• A New Jersey appeals court ruled that it had no authority to resolve a lawsuit brought by a priest against his diocese. A Catholic priest was arrested and charged with several sexual offenses involving a minor. Two days later, he was suspended from all priestly functions by his bishop. The priest later sued his bishop and diocese, claiming that the bishop had breached a promise to pay for all legal fees incurred in his defense. He sought $2.5 million in damages. A state appeals court ruled that it had no authority to resolve such a dispute. It acknowledged that “temporal matters of a church affecting civil, contract or property rights may be resolved in civil courts. Thus, secular courts may decide civil disputes between a religious body and its members or its clergy if those disputes involve purely secular issues and can be resolved without entanglement with matters of faith, discipline or doctrine.” The priest argued that this was such a case, since the court need only apply neutral principles of contract law to determine whether or not the bishop made a commitment (to pay legal fees) that he did not honor. The court rejected the priest’s assessment of the case, noting that it “ignores the relationship between the parties.” It observed:
[The priest] relies both on [the bishop’s] verbal promise of support and the church’s preexisting similar duty. In order to reach the contention that defendants have not honored these obligations, a civil court would necessarily inquire into the nature (religious or secular) of these alleged obligations. This inquiry would, of course, involve a searching an detailed exploration of the doctrine and practice of the Roman Catholic Church in order to determine the existence of such obligations. Civil courts are enjoined from such inquiry by the first amendment …. Accordingly, a determination of [the priest’s] claims would involve more than simply the secular questions of whether such promises were made and subsequently dishonored.
Further, whether or not the bishop had the authority to bind the diocese by his alleged promises is “an ecclesiastical matter, requiring inquiry into the structure of the Roman Catholic Church regarding the relationship between a bishop and his diocese. An agency relationship between a bishop and his diocese may only be determined by reference to church law.”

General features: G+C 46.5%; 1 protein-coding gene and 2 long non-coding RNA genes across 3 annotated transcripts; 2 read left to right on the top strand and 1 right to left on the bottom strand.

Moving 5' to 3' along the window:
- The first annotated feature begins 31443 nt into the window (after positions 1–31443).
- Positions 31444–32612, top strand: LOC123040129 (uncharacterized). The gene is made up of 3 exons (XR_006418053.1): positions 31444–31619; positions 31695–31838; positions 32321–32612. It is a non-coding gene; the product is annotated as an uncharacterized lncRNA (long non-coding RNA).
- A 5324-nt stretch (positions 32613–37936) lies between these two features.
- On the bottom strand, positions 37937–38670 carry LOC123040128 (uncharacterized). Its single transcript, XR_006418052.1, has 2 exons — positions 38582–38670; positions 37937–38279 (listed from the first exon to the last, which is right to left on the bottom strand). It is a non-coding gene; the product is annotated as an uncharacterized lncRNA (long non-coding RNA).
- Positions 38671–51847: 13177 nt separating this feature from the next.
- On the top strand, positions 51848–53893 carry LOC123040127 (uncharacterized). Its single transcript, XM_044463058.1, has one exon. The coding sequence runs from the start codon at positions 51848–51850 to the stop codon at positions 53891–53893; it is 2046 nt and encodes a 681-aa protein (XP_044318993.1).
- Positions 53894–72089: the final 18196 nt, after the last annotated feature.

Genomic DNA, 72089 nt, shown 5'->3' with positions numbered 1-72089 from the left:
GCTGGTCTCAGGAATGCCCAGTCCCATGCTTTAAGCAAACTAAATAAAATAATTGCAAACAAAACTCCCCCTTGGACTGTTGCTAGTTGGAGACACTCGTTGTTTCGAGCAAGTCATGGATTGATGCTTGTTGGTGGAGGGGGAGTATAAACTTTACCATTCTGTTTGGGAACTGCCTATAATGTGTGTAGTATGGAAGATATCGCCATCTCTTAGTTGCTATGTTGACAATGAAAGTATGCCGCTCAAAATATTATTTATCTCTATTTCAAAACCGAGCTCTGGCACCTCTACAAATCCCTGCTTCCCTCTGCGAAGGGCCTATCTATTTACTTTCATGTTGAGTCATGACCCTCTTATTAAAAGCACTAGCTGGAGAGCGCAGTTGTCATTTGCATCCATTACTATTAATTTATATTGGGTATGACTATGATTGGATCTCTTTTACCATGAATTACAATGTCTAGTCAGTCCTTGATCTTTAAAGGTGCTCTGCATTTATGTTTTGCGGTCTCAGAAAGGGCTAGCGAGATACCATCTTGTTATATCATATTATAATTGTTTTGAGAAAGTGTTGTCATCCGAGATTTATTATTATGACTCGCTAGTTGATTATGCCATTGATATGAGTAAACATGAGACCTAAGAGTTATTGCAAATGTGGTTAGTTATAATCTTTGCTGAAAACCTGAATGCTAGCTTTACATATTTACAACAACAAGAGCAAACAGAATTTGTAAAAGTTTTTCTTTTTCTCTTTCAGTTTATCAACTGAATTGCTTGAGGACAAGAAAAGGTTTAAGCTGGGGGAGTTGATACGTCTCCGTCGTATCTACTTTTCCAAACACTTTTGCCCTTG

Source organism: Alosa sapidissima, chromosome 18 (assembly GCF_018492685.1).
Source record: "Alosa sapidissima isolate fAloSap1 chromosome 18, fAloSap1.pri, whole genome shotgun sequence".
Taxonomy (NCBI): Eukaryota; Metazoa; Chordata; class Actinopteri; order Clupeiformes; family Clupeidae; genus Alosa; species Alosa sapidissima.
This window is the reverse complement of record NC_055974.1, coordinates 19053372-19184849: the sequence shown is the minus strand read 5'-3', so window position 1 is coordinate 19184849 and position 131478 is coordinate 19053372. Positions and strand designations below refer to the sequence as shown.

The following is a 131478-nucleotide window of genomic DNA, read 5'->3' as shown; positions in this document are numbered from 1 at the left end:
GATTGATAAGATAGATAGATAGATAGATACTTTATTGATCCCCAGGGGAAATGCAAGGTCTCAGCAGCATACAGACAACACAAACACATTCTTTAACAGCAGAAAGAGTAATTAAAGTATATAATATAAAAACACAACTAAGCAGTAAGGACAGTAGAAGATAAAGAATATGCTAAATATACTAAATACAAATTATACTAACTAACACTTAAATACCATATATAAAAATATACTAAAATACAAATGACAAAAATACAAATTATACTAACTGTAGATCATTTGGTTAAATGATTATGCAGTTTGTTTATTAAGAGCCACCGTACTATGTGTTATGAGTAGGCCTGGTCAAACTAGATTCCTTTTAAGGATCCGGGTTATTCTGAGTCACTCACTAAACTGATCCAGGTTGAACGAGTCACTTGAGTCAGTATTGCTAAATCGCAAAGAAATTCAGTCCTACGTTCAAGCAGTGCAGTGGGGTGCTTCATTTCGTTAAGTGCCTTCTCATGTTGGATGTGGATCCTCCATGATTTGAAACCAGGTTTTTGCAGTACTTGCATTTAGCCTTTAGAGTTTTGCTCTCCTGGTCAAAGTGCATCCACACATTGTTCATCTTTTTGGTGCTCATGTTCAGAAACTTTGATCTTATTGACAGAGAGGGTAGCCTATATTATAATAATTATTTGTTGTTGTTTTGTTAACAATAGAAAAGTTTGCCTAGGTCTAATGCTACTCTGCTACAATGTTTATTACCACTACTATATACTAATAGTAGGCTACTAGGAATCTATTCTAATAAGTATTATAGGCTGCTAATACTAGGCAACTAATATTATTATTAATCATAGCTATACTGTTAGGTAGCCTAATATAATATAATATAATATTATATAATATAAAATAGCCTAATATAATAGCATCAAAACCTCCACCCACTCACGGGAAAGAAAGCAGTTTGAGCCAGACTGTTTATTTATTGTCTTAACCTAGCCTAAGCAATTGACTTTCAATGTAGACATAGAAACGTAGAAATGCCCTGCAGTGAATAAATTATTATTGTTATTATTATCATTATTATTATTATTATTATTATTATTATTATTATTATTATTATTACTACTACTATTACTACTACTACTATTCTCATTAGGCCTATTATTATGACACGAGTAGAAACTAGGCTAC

In summary, the priest’s claims “are replete with ecclesiastical issues, the resolution of which require impermissible court inquiry into the doctrine and practices of the Roman Catholic Church. These entanglements between religious and secular issues compel this court to refrain from exercising jurisdiction over this matter.” What is the significance of this ruling? Consider the following two points. First, it illustrates the reluctance of the civil courts to become involved in any dispute between clergy and their church or ecclesiastical superiors. While the courts often say that they will resolve purely “secular” church disputes involving application of neutral legal principles, this case demonstrates that “purely secular disputes” are rare in clergy-church controversies. Disciplined or dismissed clergy cannot invoke the assistance of the civil courts merely be asserting “secular” grounds for relief. Second, and just as importantly, the court concluded that the priest’s allegations of an agency relationship between the bishop and diocese were an ecclesiastical matter beyond the ability of the civil courts to resolve. This is a significant conclusion that will be useful to denominational offices that are sued as a result of the activities of affiliated churches and clergy. This case suggests that any allegation of liability based on a “agency relationship” between a denominational office and an affiliated church or minister is an ecclesiastical matter that can be resolved only “by reference to church law.” Accordingly, the civil courts are without legal authority to resolve such claims. McElroy v. Guilfoyle, 589 A.2d 1082 (N.J. Super. 1990).
See Also: Termination
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